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Callie K. What if pain is high 24/7? (Episode 3)

Discussion in 'Tell Me About Your Pain Q&A' started by Guest, Jun 18, 2020.

  1. Guest

    Guest Guest

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    Question
    At the end of the somatic tracking podcast, it was suggested to start small and not do it at times when the pain is too high. What do you suggest to people whose pain is high 24/7?
     
    Last edited by a moderator: Jun 18, 2020
  2. Callie Klebanoff MSW

    Callie Klebanoff MSW TMS Therapist

    Answer
    First off, I’m really sorry to hear that your pain is so severe and so constant. But just so you know, that does not mean you are any less likely to get out of pain!
    You mentioned that Alan said to start small with somatic tracking - to try it when your pain is low. So what do you do if your pain is always high? You don’t start small, you start elsewhere!

    Fear is the fuel for the pain. So if your pain is really high, that means your fear is really high. In these moments it can be almost impossible to pay attention to your pain through a lens of safety and as a result, somatic tracking might be really fear inducing and lead to more preoccupation and pain. If your pain is really high, start by trying to communicate messages of safety to your brain by paying attention to a sensation in the body that is either neutral or pleasant.

    Often when we’re in pain all the time, it’s hard not to feel like it’s yelling at us, taking up all our attention and infiltrating our entire experience of life. But in those moments we are actually neglecting so many parts of ourselves that actually feel OK…maybe even nice. Paying attention to a pleasant sensation is one of the best ways to communicate messages of safety to our brains, thus reducing fear.

    See if you can actually try it right now. Start by paying attention to a sensation that actually feels nice. What feels pleasant is going to vary from person to person, but as an example, see if you can start to notice your breath as it touches the tip of your nostrils. Is it cool? Is it warm? Is it smooth? Is it stuffy? Is it dry? Notice if any of those words have a negative connotation to them like “ugh I’m not getting enough breath my nose is stuffed!” Just remember that you’re breathing.. oxygen is flowing… whether it is stuffy or dry. Tune in to that nice sensation of the breath against your nostrils.. whatever it feels like…in an easy and effortless way, knowing that the very act of paying attention in this way is teaching your brain to feel safe.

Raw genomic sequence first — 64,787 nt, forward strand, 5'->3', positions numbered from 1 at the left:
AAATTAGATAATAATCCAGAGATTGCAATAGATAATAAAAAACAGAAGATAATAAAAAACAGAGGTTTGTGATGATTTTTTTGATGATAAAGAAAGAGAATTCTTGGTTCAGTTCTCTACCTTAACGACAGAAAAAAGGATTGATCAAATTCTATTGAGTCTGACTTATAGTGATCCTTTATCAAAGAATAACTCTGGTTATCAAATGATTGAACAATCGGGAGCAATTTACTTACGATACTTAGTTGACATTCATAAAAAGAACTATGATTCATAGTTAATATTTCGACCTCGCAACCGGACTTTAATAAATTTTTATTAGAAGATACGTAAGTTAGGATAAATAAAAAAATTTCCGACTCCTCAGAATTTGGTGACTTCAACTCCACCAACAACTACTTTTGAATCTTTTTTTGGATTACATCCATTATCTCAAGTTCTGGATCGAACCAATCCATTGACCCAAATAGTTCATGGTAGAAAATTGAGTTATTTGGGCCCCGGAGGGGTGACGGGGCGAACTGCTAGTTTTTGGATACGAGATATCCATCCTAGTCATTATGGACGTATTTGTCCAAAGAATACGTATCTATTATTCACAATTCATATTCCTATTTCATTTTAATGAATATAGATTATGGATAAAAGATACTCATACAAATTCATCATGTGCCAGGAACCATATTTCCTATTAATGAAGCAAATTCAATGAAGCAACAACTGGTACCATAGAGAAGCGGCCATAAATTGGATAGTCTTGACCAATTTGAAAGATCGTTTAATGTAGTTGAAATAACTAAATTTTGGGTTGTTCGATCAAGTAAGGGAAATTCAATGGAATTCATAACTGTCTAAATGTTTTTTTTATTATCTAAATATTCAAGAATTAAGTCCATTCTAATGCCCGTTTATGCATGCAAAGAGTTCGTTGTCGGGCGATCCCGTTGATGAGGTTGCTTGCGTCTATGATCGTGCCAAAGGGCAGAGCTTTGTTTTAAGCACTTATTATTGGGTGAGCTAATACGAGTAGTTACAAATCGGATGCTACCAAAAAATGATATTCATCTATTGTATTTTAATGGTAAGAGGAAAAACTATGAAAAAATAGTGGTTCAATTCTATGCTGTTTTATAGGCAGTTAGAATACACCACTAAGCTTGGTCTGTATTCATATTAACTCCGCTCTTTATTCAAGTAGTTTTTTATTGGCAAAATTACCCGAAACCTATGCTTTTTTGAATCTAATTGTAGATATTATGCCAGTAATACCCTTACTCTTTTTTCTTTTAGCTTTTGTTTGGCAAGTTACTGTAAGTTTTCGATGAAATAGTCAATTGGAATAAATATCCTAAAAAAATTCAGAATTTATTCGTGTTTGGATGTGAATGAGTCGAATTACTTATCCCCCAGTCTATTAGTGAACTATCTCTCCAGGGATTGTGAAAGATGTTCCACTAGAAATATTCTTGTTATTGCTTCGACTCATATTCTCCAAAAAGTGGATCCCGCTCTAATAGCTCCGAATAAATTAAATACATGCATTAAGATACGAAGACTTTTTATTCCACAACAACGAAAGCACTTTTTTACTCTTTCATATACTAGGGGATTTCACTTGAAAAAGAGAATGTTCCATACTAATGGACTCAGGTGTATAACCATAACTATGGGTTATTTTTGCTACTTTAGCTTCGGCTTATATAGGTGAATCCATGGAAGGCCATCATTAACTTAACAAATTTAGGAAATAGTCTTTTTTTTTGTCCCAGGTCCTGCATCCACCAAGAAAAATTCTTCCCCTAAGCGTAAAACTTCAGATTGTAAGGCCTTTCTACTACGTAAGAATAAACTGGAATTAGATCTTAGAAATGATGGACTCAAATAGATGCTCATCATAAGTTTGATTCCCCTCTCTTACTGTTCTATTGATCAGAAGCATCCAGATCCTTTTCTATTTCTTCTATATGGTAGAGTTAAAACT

If you start to notice that that sensation isn’t working for you, that might be a sign to move on to a different sensation…. Maybe start massaging your toe (I don’t know if you have toe pain so if you have toe pain please ignore that!), or stretching your legs out or rubbing your hands together. Try to notice all the tiny, itty bitty, sensations. Be curious, be creative, paint a picture of the sensations you’re paying attention to.

    Keep in mind, it’s totally normal that while you try to pay attention to nice sensations, your mind will continue to try to pull you back to your pain. It‘s too much to ask for you to NOT think about your pain because then you’ll just be thinking about not thinking about it which is the same thing as thinking about it...I think. So it’s okay to also pay attention to the pain while you’re enjoying this other nice sensation. The intention here is to bring something else into your awareness and not let the squeaky wheel get ALL of the attention.

    As you pay attention to different parts of your body, you might start to notice they all have sensations, some are pleasant, some are neutral, some are totally weird and some are more amplified. While somatic tracking is one of the most effective ways to communicate messages of safety to your brain, if the pain is too high, then this alternative exercise can be just as effective in building the internal resources that give your brain messages of safety, and ultimately neutralize the fear that is keeping the pain cycle alive.


    Any advice or information provided here does not and is not intended to be and should not be taken to constitute specific professional or psychological advice given to any group or individual. This general advice is provided with the guidance that any person who believes that they may be suffering from any medical, psychological, or mindbody condition should seek professional advice from a qualified, registered/licensed physician and/or psychotherapist who has the opportunity to meet with the patient, take a history, possibly examine the patient, review medical and/or mental health records, and provide specific advice and/or treatment based on their experience diagnosing and treating that condition or range of conditions. No general advice provided here should be taken to replace or in any way contradict advice provided by a qualified, registered/licensed physician and/or psychotherapist who has the opportunity to meet with the patient, take a history, possibly examine the patient, review medical and/or mental health records, and provide specific advice and/or treatment based on their experience diagnosing and treating that condition or range of conditions.

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